THE BENEFITS OF SPLITTING OWNERSHIP INTO USUFRUCT AND BARE OWNERSHIP
When purchasing a property, splitting the ownership between a bare owner and a usufruct holder can facilitate the future transfer of the property. When the usufruct holder dies, his or her right to use the property and earn the income from it is automatically carried over to the bare owner, who thus takes over the full ownership with no inheritance tax to pay.
Démembrement, or splitting the ownership of a property, consists of dividing the ownership rights into two separate elements to be held by a usufruct holder and a bare owner.
• usufruct is the right of use and enjoyment of the property, i.e. the right to use it and earn the income from it (Article 578 of the French Civil Code). In the case of house or flat, that means the right to live in it or to rent it out. The usufruct holder has no power to sell the property. He or she must look after it, keep it maintained and pay the tax on it (such as the taxe foncière or ISF wealth tax);
• bare-ownership is a right of virtual ownership. For example, the bare owner of a property has no right to occupy it or rent it out. On the other hand, when the usufruct holder dies, full ownership of the property is carried over to the bare owner without any liability for inheritance tax. He can then dispose of it (by sale, gift, bequest, etc.) as he wishes.
The maximum duration of usufruct generally corresponds to the usufruct holder’s lifetime – in that case, it is called usufruit viager, or life usufruct. But it is possible to set a predefined term (10 years, for example), which is called temporary usufruct.
Buying a property and splitting the ownership is particularly advantageous from a tax point of view: when the usufruct holder dies, full ownership automatically carries over to the children – who already own the bare title – without paying any tax (Article 1133 of the French Tax Code).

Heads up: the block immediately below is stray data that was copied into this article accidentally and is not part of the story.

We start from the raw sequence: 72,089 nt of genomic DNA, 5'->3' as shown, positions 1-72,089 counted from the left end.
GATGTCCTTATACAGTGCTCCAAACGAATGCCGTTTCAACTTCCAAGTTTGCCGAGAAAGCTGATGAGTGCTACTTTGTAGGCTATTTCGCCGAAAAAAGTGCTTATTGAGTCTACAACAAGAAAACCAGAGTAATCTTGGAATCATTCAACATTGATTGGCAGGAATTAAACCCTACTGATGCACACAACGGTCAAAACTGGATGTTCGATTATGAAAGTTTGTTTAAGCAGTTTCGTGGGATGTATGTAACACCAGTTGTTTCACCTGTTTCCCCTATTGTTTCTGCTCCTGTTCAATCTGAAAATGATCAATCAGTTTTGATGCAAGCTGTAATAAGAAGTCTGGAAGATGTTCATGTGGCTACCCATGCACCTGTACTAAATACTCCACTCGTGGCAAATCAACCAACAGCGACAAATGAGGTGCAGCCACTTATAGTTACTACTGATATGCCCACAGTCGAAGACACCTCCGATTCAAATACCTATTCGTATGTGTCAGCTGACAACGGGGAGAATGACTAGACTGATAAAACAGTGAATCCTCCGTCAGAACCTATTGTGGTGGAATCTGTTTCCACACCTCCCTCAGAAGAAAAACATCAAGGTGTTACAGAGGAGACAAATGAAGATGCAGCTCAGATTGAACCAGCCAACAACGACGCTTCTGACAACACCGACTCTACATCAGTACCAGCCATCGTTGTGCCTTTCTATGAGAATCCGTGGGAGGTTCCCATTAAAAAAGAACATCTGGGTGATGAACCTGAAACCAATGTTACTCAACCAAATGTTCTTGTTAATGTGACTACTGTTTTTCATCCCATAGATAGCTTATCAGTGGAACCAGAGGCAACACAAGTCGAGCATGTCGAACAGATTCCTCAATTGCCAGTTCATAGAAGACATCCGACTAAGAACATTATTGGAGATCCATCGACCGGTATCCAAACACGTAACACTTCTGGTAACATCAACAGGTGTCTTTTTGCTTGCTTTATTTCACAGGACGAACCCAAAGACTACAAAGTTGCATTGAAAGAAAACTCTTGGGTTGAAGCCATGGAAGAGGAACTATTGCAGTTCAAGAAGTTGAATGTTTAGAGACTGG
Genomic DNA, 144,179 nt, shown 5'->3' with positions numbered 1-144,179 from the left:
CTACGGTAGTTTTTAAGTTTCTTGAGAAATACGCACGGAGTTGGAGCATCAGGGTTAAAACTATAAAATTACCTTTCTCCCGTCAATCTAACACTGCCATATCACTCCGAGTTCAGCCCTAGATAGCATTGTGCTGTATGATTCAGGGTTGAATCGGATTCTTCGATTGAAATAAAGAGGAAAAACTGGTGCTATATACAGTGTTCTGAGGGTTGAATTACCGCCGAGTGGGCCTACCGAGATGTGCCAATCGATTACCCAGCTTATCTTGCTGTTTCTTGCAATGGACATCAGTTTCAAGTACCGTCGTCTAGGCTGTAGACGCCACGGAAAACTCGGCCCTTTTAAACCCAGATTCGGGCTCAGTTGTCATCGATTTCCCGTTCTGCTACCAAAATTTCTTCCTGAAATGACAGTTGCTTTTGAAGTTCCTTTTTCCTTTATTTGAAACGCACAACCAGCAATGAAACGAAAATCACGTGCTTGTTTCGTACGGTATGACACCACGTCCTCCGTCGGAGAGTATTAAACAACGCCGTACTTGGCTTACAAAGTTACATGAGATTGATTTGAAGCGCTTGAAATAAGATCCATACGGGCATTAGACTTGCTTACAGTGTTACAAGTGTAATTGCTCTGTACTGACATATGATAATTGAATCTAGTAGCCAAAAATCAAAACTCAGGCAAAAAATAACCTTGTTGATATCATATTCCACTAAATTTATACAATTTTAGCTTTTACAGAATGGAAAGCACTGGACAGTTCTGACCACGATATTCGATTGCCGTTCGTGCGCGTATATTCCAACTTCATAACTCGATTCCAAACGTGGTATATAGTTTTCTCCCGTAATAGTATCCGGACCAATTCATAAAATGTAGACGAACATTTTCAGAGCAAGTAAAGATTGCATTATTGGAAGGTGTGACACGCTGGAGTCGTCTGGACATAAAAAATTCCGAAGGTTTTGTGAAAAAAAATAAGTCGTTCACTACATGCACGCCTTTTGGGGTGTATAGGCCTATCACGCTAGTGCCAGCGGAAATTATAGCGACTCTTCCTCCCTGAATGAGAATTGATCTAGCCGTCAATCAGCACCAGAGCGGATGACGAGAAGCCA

However, bare-owners must be able to prove that the purchase was paid using their own money. Otherwise, the tax authorities consider that the real owner is in fact the usufruct holder (from a tax point of view) and they could demand the integration of the property’s full ownership value into the usufruct holder’s estate (Article 751 of the French Tax Code). If that happens, the bare-owner would have to pay inheritance tax on the full value of the property. This presumption aims to avoid situations where the usufruct holder pays for the property in full, with the fraudulent aim of advantaging the bare-owner.
But this presumption is not absolute and it will be set aside if the children can prove that they really did pay for the bare-ownership (by taking a bank loan repaid using their own income).
In reality, it is common for parents to gift to their children the funds used to fund the purchase. In such a case, the presumption will be set aside if 3 conditions are satisfied:
• that the exact date of the gift can be established, which will be case if the gift is recorded by a notary or in a registered instrument,
• that the final deed of sale is signed more than three months before the death of the usufruct holder,
• that the final deed of sale mentions the source of the funds, i.e. from a gift (article 751 of the French Tax Code).